Gateway: Uprising: Deck-builder area control games

We played Gateway: Uprising the other night which is the third deck-building with area control mechanics mash up game I’ve played and figured I’d write a bit since this type of game has held my interest for a while.

After Martin Wallace’s A Few Acres of Snow, this type of game became a thing with follow ups of Mythotopia and finally A Handful of Stars.  Deck-building with area control is a very  interesting style of game for me, creating player controlled asymmetry like Ascension or Dominion, but with a physical area that is controlled or conquered by players as the game goes along (so they are not as boring as Ascension and Dominion…).  There’s a lot of potential for “wow, I’ve never seen that before” in these games as well as having actual player interaction during the game instead of none.

Gateway: Uprising is a game of various wizard-lead factions (like the Great Fish!) in this very strange city that is having some immigrant and crime problems.  Your factions is built from cards you acquire which are either support cards, merchant cards or army cards build out of the various smaller factions in the city.  Support cards are single play and discard as are merchants, but Army cards stay on the table until destroyed (and they are destroyed often!) at which time they get shuffled into your deck.  Your goal is to score more points than your rivals after time is up or take over all the regions of the city which is instawin.

Unlike Mythotopia/Handful of Stars, locations in Gateway do not become cards in your deck. I was rather surprised by this as the city locations in the game don’t seem to do much except get attacked! You could win the game by not setting foot in the city at all if your faction could pile up enough victory cards (runestones).   However, if a Wizard faction controls the entire city of Gateway, they win the game immediately, so other factions are forced all into the city to make sure no one gets control.

Another interesting twist with Gateway is that there are monsters that show up which can and will destroy the city if not dealt with, generated via an event deck.   So…. this is how the game gets it’s ‘co-op’ tag on the box. It is necessary for the players to work together in order to hold off the horrifying monstrosities that continuously attack the city.  Co-op though, it’s really not. When the monsters start to destroy the sections of the city, it is then easier for one faction to take the entire city over and fighting between factions intensifies.

One thing Gateway has in spades is SOUL.  The art (by concept artist Sean Murray) on the cards and the city itself is superlative and is some of the best I’ve seen in a game for awhile (Rising Sun and Blood Rage aside).  The artist obviously loves Ian Miller/John Blanche as the cityscapes on some cards look straight out of The Enemy Within!  Like Dungeon Degenerates, this is a game that could justify purchase on the weird art alone.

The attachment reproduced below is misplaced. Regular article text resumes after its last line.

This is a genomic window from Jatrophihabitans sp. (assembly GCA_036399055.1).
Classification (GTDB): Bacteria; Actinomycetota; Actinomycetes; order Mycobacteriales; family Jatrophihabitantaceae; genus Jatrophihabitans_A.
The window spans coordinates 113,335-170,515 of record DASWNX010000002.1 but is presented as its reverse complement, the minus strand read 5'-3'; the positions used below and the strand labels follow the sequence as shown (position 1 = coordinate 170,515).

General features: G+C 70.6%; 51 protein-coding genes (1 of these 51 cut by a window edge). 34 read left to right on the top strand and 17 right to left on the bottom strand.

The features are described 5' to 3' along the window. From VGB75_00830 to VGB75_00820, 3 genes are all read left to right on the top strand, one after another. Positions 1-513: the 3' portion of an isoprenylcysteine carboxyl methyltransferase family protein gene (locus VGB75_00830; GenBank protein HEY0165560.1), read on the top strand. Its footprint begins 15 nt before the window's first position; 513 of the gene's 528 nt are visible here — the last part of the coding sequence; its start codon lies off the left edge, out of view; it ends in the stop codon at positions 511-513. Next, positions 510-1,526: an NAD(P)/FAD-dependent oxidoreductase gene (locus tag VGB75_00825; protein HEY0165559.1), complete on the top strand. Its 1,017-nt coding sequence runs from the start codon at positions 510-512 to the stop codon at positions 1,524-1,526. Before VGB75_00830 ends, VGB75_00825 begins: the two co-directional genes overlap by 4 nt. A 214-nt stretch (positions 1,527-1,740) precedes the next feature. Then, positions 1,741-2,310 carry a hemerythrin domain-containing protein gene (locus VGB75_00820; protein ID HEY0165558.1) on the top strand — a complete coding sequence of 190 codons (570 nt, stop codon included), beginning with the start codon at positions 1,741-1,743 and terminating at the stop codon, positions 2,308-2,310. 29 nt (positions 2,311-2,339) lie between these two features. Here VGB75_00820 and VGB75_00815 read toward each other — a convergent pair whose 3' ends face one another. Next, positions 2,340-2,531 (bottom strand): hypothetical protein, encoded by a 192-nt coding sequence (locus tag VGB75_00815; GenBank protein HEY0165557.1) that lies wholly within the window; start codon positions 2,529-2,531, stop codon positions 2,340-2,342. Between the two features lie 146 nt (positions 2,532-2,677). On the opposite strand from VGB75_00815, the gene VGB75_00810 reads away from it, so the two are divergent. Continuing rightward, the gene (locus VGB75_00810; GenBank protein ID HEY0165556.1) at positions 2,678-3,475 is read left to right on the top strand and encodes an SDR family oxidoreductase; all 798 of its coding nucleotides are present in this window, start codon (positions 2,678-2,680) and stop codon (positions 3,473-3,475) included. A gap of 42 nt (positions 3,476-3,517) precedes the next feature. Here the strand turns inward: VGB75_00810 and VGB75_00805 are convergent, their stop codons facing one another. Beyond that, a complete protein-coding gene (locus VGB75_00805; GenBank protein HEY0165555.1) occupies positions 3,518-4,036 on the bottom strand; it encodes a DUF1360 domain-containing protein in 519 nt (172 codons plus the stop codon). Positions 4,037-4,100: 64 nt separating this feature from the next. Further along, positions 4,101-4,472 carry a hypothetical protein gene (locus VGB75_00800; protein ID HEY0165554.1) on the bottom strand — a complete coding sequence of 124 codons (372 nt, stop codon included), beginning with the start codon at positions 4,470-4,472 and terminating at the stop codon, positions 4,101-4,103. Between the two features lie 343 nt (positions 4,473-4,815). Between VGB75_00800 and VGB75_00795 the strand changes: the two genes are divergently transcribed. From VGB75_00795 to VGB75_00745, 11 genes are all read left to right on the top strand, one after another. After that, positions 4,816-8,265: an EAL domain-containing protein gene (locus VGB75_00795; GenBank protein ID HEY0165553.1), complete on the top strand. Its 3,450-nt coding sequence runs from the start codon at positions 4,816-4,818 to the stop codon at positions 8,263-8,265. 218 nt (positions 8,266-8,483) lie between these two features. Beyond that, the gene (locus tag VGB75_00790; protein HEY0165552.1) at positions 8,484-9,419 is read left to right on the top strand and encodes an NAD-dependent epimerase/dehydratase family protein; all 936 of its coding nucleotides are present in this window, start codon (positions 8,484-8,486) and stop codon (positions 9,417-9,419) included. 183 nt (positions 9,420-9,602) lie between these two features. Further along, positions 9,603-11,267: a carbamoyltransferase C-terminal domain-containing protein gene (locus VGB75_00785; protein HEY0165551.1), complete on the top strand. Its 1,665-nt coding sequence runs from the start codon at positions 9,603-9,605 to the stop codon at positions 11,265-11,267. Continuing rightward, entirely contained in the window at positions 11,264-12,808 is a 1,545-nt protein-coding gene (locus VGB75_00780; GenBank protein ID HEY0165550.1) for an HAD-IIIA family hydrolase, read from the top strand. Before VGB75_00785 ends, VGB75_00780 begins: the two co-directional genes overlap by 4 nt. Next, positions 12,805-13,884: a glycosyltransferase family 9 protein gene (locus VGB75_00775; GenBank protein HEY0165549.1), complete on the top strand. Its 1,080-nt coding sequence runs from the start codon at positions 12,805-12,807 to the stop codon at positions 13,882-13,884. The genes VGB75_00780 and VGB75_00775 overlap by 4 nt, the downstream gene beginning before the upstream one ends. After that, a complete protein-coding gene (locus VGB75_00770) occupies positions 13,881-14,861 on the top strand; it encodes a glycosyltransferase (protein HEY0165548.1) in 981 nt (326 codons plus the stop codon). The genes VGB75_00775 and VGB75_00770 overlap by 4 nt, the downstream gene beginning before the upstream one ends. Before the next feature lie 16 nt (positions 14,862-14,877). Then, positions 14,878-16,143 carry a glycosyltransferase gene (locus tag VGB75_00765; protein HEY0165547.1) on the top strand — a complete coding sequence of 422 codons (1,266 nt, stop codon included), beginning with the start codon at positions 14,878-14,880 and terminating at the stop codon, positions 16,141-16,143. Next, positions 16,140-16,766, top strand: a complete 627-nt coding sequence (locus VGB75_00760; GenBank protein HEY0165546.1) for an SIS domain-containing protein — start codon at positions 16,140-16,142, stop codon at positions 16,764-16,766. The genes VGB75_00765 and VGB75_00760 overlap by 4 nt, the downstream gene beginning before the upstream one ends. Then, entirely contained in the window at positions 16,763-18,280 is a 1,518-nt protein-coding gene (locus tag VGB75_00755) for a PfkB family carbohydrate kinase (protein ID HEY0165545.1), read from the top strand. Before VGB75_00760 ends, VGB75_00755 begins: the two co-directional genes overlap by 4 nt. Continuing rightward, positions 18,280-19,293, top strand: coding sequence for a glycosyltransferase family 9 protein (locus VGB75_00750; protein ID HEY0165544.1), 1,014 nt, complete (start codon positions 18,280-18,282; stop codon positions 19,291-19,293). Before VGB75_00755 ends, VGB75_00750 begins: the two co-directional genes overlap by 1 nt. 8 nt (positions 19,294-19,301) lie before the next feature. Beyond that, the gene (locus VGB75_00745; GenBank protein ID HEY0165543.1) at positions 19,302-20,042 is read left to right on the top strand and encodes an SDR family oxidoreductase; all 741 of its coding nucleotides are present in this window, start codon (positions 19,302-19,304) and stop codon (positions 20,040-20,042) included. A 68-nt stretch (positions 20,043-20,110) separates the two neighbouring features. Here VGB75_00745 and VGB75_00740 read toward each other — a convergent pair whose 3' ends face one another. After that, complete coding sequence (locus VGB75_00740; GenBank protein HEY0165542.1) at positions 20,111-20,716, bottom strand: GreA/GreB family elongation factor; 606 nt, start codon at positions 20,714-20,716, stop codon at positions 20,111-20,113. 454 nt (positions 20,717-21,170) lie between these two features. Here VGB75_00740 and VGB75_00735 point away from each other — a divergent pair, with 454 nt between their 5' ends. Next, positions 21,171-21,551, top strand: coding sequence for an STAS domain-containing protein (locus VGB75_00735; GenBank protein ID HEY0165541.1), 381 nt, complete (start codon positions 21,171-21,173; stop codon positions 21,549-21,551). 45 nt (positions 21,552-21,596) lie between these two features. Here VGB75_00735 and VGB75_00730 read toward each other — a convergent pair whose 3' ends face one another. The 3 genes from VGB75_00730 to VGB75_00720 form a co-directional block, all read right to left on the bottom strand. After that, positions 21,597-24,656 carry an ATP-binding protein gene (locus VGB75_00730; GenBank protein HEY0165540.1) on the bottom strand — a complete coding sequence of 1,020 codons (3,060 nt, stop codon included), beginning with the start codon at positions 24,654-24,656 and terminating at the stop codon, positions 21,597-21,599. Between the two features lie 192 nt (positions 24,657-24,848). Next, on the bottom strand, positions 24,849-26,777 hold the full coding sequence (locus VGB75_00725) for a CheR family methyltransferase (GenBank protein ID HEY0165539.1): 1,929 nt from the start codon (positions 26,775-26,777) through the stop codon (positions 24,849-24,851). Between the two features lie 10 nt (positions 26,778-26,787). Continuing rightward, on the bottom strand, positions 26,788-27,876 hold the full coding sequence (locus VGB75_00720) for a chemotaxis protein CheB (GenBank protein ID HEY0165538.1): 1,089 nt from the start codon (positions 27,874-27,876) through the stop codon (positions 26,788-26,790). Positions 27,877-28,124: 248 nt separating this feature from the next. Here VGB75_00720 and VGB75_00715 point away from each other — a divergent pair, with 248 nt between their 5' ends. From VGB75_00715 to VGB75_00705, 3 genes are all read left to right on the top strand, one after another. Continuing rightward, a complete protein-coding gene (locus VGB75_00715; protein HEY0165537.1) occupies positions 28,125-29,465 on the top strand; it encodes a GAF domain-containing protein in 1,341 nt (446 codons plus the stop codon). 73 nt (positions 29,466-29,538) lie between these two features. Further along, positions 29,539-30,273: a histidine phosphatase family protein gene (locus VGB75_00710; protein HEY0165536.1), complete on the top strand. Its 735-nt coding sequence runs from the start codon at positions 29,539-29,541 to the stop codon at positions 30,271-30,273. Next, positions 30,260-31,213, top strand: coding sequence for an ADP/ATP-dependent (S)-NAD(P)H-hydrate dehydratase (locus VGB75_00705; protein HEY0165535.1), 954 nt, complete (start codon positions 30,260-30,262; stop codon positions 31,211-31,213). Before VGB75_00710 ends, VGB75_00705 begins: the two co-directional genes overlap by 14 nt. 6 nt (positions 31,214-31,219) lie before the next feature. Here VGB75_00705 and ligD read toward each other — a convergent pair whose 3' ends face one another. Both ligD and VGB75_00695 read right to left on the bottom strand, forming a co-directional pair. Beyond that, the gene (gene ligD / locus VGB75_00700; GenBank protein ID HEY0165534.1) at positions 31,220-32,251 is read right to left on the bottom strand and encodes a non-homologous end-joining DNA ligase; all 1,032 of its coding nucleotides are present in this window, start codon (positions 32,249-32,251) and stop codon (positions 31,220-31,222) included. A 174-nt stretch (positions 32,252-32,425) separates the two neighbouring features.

In contrast to the rather dry Mythotopia and Handful of Stars, the goals that your faction has (kill monsters, dominate the city, kill the city guards, kill off the other player’s army) are clear from the outset, unlike the sort of vague ‘go forth and get points’.  Players being able to instantly win with full board control in Gateway is another excellent aspect that obfuscates a bit of the point salad that is inevitable with these types of games.

Mythotopia and Handful of Stars have player’s controlled areas scattered across the map at the start of the game, forcing them to fight with others or neutrals in order to consolidate some sort of defend-able empire and score points.  Gateway: Uprising starts with the city in the game controlled by no one, and the gangs/factions have to stake claim to the board as they go.  I find this a superior method, especially since Mythotopia feels pretty messy when you first start out and you immediately ask yourself why on earth you, as a fantasy lord, would control areas scattered randomly across the country side like this?  You have no sense of your faction or loyalty or what you are trying to do—it doesn’t make much sense.  I chalk that up to Mythotopia being one of Wallace’s ‘mechanics tests.’  Handful of Stars feels a bit better in this regard since the board represents 3 dimensional space and you are an alien faction (with a special power) rather than a generic fantasy lord.  I think both the Wallace games would be better, albeit LONGER if they started the players with a single star system/region or off board to start the game.  This would be a major design change since resources to play and buy cards come from the regions/planets themselves.

The rules are OK, there are some gaps we found in the rules (like, if regions are destroyed, do they count against the ability for a faction to control the city? It never says), so you have to make some judgement calls.  Components are good but the big hexes are not cardboard, they are very thin card and get moved around easily.  

Anyway, Gateway is pretty cheap (I got it lightly used for 15$) and well worth having in the collection (the box is small too for those of you with limited shelf space). I like it better than Mythotopia, and about the same as Handful of Stars. Gateway is far easier to set up to play than HoS is though!

 

this is one crazy ass beast.

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